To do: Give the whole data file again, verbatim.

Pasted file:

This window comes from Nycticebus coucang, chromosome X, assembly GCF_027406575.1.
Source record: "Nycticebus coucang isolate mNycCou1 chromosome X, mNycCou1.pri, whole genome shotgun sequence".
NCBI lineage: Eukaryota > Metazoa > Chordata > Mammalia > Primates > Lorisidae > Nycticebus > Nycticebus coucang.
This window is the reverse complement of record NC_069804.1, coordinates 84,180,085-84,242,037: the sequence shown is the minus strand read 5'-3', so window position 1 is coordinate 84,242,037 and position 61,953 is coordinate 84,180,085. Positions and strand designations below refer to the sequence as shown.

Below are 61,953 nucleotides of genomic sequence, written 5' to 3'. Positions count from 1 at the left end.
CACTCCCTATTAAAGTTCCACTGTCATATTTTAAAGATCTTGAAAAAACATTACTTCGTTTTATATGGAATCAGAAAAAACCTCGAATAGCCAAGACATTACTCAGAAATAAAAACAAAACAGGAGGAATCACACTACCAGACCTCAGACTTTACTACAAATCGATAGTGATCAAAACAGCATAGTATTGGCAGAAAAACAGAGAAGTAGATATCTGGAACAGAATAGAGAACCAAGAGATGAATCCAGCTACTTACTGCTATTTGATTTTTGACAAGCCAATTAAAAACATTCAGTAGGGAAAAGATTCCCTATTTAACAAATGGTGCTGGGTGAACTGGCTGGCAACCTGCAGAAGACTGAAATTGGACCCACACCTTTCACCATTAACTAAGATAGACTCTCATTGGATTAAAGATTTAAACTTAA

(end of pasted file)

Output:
This window comes from Nycticebus coucang, chromosome X, assembly GCF_027406575.1.
Source record: "Nycticebus coucang isolate mNycCou1 chromosome X, mNycCou1.pri, whole genome shotgun sequence".
NCBI lineage: Eukaryota > Metazoa > Chordata > Mammalia > Primates > Lorisidae > Nycticebus > Nycticebus coucang.
This window is the reverse complement of record NC_069804.1, coordinates 84,180,085-84,242,037: the sequence shown is the minus strand read 5'-3', so window position 1 is coordinate 84,242,037 and position 61,953 is coordinate 84,180,085. Positions and strand designations below refer to the sequence as shown.

Below are 61,953 nucleotides of genomic sequence, written 5' to 3'. Positions count from 1 at the left end.
CACTCCCTATTAAAGTTCCACTGTCATATTTTAAAGATCTTGAAAAAACATTACTTCGTTTTATATGGAATCAGAAAAAACCTCGAATAGCCAAGACATTACTCAGAAATAAAAACAAAACAGGAGGAATCACACTACCAGACCTCAGACTTTACTACAAATCGATAGTGATCAAAACAGCATAGTATTGGCAGAAAAACAGAGAAGTAGATATCTGGAACAGAATAGAGAACCAAGAGATGAATCCAGCTACTTACTGCTATTTGATTTTTGACAAGCCAATTAAAAACATTCAGTAGGGAAAAGATTCCCTATTTAACAAATGGTGCTGGGTGAACTGGCTGGCAACCTGCAGAAGACTGAAATTGGACCCACACCTTTCACCATTAACTAAGATAGACTCTCATTGGATTAAAGATTTAAACTTAA